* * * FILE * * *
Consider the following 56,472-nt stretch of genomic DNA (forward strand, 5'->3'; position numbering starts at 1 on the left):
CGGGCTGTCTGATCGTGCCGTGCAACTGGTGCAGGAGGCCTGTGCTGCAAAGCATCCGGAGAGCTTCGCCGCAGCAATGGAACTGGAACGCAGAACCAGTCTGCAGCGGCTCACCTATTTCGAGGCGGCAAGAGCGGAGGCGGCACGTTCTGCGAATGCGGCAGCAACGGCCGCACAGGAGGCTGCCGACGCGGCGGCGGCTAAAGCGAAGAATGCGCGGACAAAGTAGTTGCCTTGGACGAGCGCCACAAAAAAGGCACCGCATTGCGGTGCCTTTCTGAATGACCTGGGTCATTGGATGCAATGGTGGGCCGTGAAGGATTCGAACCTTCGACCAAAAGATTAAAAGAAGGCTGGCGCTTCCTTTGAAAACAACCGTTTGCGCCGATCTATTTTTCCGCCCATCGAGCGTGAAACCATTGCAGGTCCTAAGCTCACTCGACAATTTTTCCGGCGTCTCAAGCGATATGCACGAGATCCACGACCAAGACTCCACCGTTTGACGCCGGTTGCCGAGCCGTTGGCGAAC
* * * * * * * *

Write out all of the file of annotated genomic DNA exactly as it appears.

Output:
Consider the following 56,472-nt stretch of genomic DNA (forward strand, 5'->3'; position numbering starts at 1 on the left):
CGGGCTGTCTGATCGTGCCGTGCAACTGGTGCAGGAGGCCTGTGCTGCAAAGCATCCGGAGAGCTTCGCCGCAGCAATGGAACTGGAACGCAGAACCAGTCTGCAGCGGCTCACCTATTTCGAGGCGGCAAGAGCGGAGGCGGCACGTTCTGCGAATGCGGCAGCAACGGCCGCACAGGAGGCTGCCGACGCGGCGGCGGCTAAAGCGAAGAATGCGCGGACAAAGTAGTTGCCTTGGACGAGCGCCACAAAAAAGGCACCGCATTGCGGTGCCTTTCTGAATGACCTGGGTCATTGGATGCAATGGTGGGCCGTGAAGGATTCGAACCTTCGACCAAAAGATTAAAAGAAGGCTGGCGCTTCCTTTGAAAACAACCGTTTGCGCCGATCTATTTTTCCGCCCATCGAGCGTGAAACCATTGCAGGTCCTAAGCTCACTCGACAATTTTTCCGGCGTCTCAAGCGATATGCACGAGATCCACGACCAAGACTCCACCGTTTGACGCCGGTTGCCGAGCCGTTGGCGAAC